When Josh Kaplan was a kid, he had a fairly hard time fitting in.
“I had a terrible stutter, ” he says. “I really struggled to make friends.”
Finally, Kaplan opened up to his parents about the difficulty he was having with classmates at school.
“They said,’ Why don’t we sign you up for a soccer team? ’” Kaplan says. And that decision changed everything .
“I discovered that you don’t have to be a leader who speaks, ” he says. “You can lead with action instead.”
Kaplan’s realization changed his perception of what he had to offer. As he got better at soccer, he got better at stimulating friends too.
But still something bothered him.
“One of my teammates had a brother with Down’s syndrome, and I noticed that he was kicking the ball around by himself on the sidelines, ” Kaplan says. “I discovered that he played football alone because he didn’t have a team to play on.”
Soccer had helped Josh fit in — now he realise he could help others do the same thing.
“I had all the tools and skills necessary to share soccer with kids who weren’t able to experience the joy of the beautiful game, ” he says.
He launched GOALS, which stands for G iving O pportunities to A ll who L ove S occer.
GOALS pairs up neurotypical children and kids with physical disabilities to play in noncompetitive football scrimmages . Buddies, or kids without disabilities, work to make sure that all the athletes have an opportunity to play. In doing so, GOALS gives socially isolated kids an opportunity to make friends, learn about football, and be part of a team.
But it wasn’t always easy. In fact, Kaplan’s first organized game was almost a failure.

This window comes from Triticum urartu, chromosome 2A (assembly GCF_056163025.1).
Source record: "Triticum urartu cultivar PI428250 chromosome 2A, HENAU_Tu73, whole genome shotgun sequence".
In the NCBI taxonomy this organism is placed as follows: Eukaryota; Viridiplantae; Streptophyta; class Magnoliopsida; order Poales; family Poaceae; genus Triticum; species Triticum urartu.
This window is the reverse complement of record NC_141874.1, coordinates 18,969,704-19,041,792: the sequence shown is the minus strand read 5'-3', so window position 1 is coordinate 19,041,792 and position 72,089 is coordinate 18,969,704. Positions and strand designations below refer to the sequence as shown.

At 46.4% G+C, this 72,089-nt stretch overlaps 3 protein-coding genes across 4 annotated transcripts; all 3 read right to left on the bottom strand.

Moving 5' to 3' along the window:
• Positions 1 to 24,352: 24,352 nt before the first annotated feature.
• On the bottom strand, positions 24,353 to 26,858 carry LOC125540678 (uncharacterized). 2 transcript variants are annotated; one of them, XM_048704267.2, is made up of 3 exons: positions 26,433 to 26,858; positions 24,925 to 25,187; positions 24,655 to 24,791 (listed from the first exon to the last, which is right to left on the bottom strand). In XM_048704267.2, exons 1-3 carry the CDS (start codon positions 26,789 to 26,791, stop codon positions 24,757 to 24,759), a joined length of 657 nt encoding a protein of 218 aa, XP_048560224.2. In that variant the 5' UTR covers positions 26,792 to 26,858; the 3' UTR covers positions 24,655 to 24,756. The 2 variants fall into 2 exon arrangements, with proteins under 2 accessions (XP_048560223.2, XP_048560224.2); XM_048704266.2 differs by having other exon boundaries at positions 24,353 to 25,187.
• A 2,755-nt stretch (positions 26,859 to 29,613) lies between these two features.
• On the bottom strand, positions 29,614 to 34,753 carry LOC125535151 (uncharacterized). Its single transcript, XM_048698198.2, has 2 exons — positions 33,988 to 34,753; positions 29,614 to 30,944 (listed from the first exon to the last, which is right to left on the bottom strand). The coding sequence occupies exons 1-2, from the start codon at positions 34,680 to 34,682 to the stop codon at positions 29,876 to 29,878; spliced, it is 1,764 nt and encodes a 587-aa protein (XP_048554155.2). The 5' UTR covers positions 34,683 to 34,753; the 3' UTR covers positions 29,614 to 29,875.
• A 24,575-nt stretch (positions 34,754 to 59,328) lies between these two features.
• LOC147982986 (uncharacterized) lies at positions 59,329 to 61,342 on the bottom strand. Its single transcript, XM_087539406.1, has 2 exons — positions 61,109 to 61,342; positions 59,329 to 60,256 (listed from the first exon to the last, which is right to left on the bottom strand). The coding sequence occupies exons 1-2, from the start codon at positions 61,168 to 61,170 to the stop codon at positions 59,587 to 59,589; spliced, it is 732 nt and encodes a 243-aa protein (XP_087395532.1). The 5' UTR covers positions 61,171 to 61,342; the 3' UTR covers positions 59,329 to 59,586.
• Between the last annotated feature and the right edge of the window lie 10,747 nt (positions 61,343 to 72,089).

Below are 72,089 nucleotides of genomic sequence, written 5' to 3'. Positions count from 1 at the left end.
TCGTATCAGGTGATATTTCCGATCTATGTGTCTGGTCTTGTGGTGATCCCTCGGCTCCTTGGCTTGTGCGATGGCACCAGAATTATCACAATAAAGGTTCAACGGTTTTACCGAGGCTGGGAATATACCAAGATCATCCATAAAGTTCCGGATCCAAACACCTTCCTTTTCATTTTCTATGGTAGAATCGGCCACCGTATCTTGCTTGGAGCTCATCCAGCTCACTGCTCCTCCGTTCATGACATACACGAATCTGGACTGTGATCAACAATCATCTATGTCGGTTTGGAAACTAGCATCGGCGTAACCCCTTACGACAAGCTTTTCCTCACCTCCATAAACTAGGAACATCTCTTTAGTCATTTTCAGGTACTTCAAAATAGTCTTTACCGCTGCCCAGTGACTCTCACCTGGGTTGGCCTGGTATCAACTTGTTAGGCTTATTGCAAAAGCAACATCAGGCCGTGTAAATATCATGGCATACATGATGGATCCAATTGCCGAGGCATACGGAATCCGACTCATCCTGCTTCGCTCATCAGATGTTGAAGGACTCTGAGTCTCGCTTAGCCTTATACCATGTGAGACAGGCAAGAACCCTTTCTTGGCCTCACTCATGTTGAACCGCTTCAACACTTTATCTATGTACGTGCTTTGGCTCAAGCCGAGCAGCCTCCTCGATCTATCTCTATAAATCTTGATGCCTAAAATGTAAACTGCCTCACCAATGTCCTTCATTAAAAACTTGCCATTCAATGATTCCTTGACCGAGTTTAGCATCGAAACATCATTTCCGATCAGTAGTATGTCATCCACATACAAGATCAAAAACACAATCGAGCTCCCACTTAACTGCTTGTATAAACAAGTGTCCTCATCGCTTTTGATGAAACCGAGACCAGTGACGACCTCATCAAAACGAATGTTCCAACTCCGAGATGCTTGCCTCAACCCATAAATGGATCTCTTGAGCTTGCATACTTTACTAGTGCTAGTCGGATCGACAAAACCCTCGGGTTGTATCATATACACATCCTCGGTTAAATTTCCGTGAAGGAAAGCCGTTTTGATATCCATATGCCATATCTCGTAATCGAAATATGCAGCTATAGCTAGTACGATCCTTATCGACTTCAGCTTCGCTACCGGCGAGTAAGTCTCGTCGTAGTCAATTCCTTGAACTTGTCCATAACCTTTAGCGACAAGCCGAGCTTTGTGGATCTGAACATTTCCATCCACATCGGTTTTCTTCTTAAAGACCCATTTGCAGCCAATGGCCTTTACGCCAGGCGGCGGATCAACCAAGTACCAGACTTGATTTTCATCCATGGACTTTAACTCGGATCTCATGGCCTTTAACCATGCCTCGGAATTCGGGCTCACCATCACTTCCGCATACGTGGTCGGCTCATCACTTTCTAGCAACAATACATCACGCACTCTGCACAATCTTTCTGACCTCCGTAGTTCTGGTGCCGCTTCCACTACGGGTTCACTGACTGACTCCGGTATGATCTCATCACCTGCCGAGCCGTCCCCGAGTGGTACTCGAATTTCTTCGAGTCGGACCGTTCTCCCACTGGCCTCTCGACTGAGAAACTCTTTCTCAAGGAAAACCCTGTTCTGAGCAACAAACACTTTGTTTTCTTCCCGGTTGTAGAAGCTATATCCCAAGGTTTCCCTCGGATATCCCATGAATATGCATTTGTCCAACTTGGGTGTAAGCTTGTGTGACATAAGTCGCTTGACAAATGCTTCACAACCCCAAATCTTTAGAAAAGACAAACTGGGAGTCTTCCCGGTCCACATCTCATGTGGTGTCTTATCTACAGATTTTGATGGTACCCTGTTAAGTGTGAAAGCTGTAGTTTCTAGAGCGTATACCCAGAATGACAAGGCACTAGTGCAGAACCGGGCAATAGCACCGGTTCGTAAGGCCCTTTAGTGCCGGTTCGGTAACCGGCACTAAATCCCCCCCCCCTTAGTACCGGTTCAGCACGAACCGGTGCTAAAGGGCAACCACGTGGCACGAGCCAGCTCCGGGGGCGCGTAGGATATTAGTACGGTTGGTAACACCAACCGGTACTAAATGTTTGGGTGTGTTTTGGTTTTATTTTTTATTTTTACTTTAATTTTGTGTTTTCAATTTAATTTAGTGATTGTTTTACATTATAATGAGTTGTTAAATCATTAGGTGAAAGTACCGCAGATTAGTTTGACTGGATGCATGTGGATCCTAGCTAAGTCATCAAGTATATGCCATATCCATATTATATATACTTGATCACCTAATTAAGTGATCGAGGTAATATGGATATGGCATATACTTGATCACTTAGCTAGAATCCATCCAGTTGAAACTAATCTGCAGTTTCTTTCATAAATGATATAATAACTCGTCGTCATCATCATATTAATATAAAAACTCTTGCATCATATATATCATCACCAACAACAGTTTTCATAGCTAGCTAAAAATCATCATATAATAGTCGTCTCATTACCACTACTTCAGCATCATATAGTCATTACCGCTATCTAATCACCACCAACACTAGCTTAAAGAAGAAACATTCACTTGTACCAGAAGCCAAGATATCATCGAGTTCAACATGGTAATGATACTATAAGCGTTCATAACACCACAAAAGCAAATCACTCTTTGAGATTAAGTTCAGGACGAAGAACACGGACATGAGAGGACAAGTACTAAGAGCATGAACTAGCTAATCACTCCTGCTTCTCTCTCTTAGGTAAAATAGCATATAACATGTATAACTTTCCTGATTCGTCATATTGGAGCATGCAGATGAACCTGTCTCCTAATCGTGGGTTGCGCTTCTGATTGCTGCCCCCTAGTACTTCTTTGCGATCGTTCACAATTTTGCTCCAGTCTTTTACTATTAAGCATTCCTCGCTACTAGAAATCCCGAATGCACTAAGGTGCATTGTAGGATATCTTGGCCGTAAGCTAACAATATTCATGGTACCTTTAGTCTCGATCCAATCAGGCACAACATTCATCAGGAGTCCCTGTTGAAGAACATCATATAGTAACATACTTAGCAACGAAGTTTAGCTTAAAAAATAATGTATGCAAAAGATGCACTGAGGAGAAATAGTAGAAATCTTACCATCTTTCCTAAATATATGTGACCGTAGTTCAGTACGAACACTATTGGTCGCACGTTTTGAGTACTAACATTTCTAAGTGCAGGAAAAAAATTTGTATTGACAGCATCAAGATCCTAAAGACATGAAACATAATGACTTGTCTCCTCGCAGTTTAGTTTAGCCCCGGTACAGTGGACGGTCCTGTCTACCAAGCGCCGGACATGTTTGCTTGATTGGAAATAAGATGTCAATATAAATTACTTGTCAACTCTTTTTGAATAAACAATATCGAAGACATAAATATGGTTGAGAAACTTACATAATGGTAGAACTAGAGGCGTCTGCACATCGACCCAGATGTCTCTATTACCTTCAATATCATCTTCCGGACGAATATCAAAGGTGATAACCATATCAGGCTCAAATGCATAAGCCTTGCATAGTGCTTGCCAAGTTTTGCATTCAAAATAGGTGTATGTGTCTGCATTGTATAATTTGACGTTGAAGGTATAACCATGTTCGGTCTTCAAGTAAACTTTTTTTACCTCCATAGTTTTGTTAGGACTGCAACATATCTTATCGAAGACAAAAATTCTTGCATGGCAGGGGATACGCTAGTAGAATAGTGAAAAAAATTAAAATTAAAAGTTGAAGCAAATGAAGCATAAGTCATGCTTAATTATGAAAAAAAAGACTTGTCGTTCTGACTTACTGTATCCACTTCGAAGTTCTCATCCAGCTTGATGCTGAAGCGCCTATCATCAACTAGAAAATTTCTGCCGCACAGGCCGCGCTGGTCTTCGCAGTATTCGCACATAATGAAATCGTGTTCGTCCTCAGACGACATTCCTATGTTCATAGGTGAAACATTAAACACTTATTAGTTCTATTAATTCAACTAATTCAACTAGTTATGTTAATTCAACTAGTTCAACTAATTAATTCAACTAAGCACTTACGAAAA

Kaplan spent weeks emailing and cold-calling pediatricians, special requires groups, and mother advocacy groups to find kids interested in participating in the game. He received an overwhelmingly positive response, and over 40 children signed up to play.
“But when it was time to play, merely nine children proved up, ” Kaplan remembers. “I was so disappointed and even a little embarrassed.”
He was faced with a choice: give up or play the game . “I realized that those nine children wanted to play football, and I couldn’t let them down, ” he says. Now GOALS has grown to involve hundreds of children — but it all started with that first small scrimmage.
The games afford kids an amazing opportunity to understand and interact with kids who might be different from them.
Kids both with and without disabilities walk away from GOALS having gained new experiences and skills.
“The players who don’t have an intellectual disability, getting them to encounter someone who does have an intellectual disability teaches them really important abilities, ” Josh says, like patience, compassion, dedication, cooperation, and teamwork.
The athletes with disabilities learn something a bit more pragmatic — like becoming comfortable with interactions with other kids their age.
“Oftentimes a lot of kids with intellectual disabilities are isolated socially, ” Kaplan says. “Developing those key social skills and communication abilities is really important.”
Most importantly, though, is the fact that everyone gets a chance to play, interact, and be part of a team.
“Feeling valued and accepted is one of the most important aspects of GOALS, ” says Kaplan. Playing together, children don’t merely construct teammates — they make friends for life, friends they are not able to have had the opportunity to attain otherwise.
Kaplan’s philosophy is that athletics helps people communicate in a new way, one that works for people of all abilities. That’s why GOALS isn’t just an organization for kids with physical disabilities. It’s a program for the entire community, a community that includes people of all different abilities.
Soccer may just be a game, but with GOALS, it becomes so much more than that.
“Through athletics, ” Kaplan says, “anyone can communicate that each of us is valued, each and every one of us is a part of the team, and each of us is a friend worth having.”
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